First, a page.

|Publication number||US4089376 A|
|Application number||US 05/714,713|
|Publication date||May 16, 1978|
|Filing date||Aug 16, 1976|
|Priority date||Aug 16, 1976|
|Publication number||05714713, 714713, US 4089376 A, US 4089376A, US-A-4089376, US4089376 A, US4089376A|
|Inventors||Joseph U. Messenger|
|Original Assignee||Mobil Oil Corporation|
|Export Citation||BiBTeX, EndNote, RefMan|
|Patent Citations (10), Referenced by (4), Classifications (9)|
|External Links: USPTO, USPTO Assignment, Espacenet|
This invention relates to cementing pipe in a well drilled into the earth and more particularly is related to cementing pipe against evaporite sections penetrated by the well.
In the completion of a well drilled into the earth, pipe or casing is normally lowered into the well and a cement slurry is pumped down the well and up the annular spaced formed between the pipe and the wall of the well. The cement slurry is then maintained in the annular space to allow it to set and bond with the pipe and the wall of the well to thereby hold the pipe in place and to prevent fluids from flowing behind the pipe. Many different cements and cement slurries have been used for this purpose though portland cement and calcium aluminate cement are probably the most common cements. Various additives and formulations have been used with these cements in forming slurries having particularly desirable properties. For example, clays selected from the group of bentonite and attapulgite have been added to cement slurries as have sodium chloride, calcium chloride, dispersing agents, and gypsum.
In U.S. Pat. No. 3,197,317 to Freeman D. Patchen there is described a low density cement for use in wells. Patchen found that attapulgite may be added to portland cement slurries to effectively reduce the density of the slurry. U.S. Pat. No. 3,581,825 to Joseph U. Messenger was directed to a method of cementing wells wherein slurries of calcium aluminate cement and clay selected from the group of bentonite, attapulgite, and mixtures thereof, were used. These slurries were particularly applicable for use in cementing behind casing in permafrost zones. In U.S. Pat. No. 3,937,282 to Stanley H. Shryock et al. there is described another composition for cementing casing in wells drilled through permafrost zones. The Shyrock et al. slurry consists essentially of a hydraulic cement, gypsum, a monovalent chloride salt, and a setting time retarding agent and water. In U.S. Pat. No. 3,071,481 to Horace J. Beach et al. there is described a gel cement composition for use in cementing wells. This composition consists essentially of a hydraulic cement, a colloidal clay, sodium chloride or calcium chloride, and an organic dispersing agent. In U.S. Pat. No. 3,467,193 to Joseph U. Messenger there is described still another cement composition for use in cementing wells. This cement composition describes the use in a slurry of hydraulic cement of a turbulence inducer and silica or diatomaceous earth particles having sizes of from 0.1 to about 44 microns in diameter.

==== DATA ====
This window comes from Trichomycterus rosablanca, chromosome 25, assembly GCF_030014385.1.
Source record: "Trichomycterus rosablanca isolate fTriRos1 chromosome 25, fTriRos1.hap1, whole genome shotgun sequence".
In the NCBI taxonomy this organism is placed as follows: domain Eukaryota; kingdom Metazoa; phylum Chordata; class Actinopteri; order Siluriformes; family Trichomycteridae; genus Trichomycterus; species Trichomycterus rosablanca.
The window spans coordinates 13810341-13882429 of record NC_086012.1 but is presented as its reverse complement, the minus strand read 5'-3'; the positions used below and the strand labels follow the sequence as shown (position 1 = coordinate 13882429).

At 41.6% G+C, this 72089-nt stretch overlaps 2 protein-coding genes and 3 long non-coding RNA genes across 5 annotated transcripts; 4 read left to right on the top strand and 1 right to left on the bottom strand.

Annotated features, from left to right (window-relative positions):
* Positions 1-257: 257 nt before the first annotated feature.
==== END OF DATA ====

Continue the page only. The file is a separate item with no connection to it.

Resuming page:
This invention is directed to a method of cementing pipe in well penetrating the earth wherein a pumpable cement slurry is formed and then positioned and maintained in the annular space between the pipe and the wall of the well to allow it to set and bond the pipe to the wall of the well. The pumpable cement slurry is comprised of hydraulic cement, silica flour, attapulgite, sodium chloride, weighting agent, dispersing and retarding agent, and water, and has a density within the range of about 13.0 to 21.0 pounds per gallon. The silica flour is present in the slurry in an amount within the range of about 30 to 40 percent based on cement; the attapulgite is present in an amount within the range of about 0.1 to 4.0 percent based on cement; the dispersing and retarding agent is present in an amount within the range of about 0.05 to 1 percent based on cement; the sodium chloride is present in an amount within the range of about 18 to 37 percent based on mixing water; and the weighting agent is present in a sufficient amount to provide a density of the cement slurry within the range of about 13.0 to 21.0 pounds per gallon.
This invention is directed to a method for cementing a well and more particularly to a method for cementing pipe such as well casing in a well.
In the completion of a well drilled into the earth, it is the usual practice to case the well. This is done by running casing or pipe into the well and pumping a cement slurry down the well and up the annulus formed intermediate the outside of the pipe and the wall of the well and maintaining the cement slurry there to allow it to set and bond the pipe to the wall of the well.
Severe problems have occurred in cementing pipe against evaporite sections penetrated by a well. Evaporites or evaporite sections are formations formed in geological time by the evaporation of waters and deposition of minerals therefrom. Such formations include potassium and magnesium salts normally overlying sodium salts. It is thought that the problem of cementing against evaporites arises because the cement slurries used for bonding the pipe to the formation face do not bond to the potassium and magnesium salt sections of the evaporites. The result is that the evaporites are dissolved and sloughed into the well and degrade the cement slurry. This results in a cavity being formed in the evaporite section about the well and provides room for the evaporites to "plastic flow" and place a non-uniform load on the casing in the well which results in collapsing or deflecting the casing.
I have discovered a cement slurry which may be used in cementing casing against evaporites, which slurry will set and bond the casing to the evaporites and thereby avoid the forming of the cavity which allows a plastic flow of the evaporites and resulting damage to the casing. This cement slurry may also be used in wells that do not penetrate evaporite sections.